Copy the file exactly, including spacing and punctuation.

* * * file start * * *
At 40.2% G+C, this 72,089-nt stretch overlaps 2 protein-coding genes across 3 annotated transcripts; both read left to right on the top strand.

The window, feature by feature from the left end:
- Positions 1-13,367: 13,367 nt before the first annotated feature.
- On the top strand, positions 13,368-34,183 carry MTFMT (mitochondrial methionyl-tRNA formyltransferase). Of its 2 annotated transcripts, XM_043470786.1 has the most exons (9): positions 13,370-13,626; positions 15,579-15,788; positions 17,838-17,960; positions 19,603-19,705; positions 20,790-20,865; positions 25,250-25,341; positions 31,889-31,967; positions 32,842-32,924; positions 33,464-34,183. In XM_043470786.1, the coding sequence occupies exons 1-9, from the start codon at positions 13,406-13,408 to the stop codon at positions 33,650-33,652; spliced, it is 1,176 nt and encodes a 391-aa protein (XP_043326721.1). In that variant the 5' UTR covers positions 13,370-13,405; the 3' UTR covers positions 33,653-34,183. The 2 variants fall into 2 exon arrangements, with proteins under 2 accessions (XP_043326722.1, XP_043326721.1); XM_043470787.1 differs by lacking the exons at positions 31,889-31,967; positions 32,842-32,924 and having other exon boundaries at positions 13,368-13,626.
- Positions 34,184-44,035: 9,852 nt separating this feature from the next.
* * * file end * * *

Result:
At 40.2% G+C, this 72,089-nt stretch overlaps 2 protein-coding genes across 3 annotated transcripts; both read left to right on the top strand.

The window, feature by feature from the left end:
- Positions 1-13,367: 13,367 nt before the first annotated feature.
- On the top strand, positions 13,368-34,183 carry MTFMT (mitochondrial methionyl-tRNA formyltransferase). Of its 2 annotated transcripts, XM_043470786.1 has the most exons (9): positions 13,370-13,626; positions 15,579-15,788; positions 17,838-17,960; positions 19,603-19,705; positions 20,790-20,865; positions 25,250-25,341; positions 31,889-31,967; positions 32,842-32,924; positions 33,464-34,183. In XM_043470786.1, the coding sequence occupies exons 1-9, from the start codon at positions 13,406-13,408 to the stop codon at positions 33,650-33,652; spliced, it is 1,176 nt and encodes a 391-aa protein (XP_043326721.1). In that variant the 5' UTR covers positions 13,370-13,405; the 3' UTR covers positions 33,653-34,183. The 2 variants fall into 2 exon arrangements, with proteins under 2 accessions (XP_043326722.1, XP_043326721.1); XM_043470787.1 differs by lacking the exons at positions 31,889-31,967; positions 32,842-32,924 and having other exon boundaries at positions 13,368-13,626.
- Positions 34,184-44,035: 9,852 nt separating this feature from the next.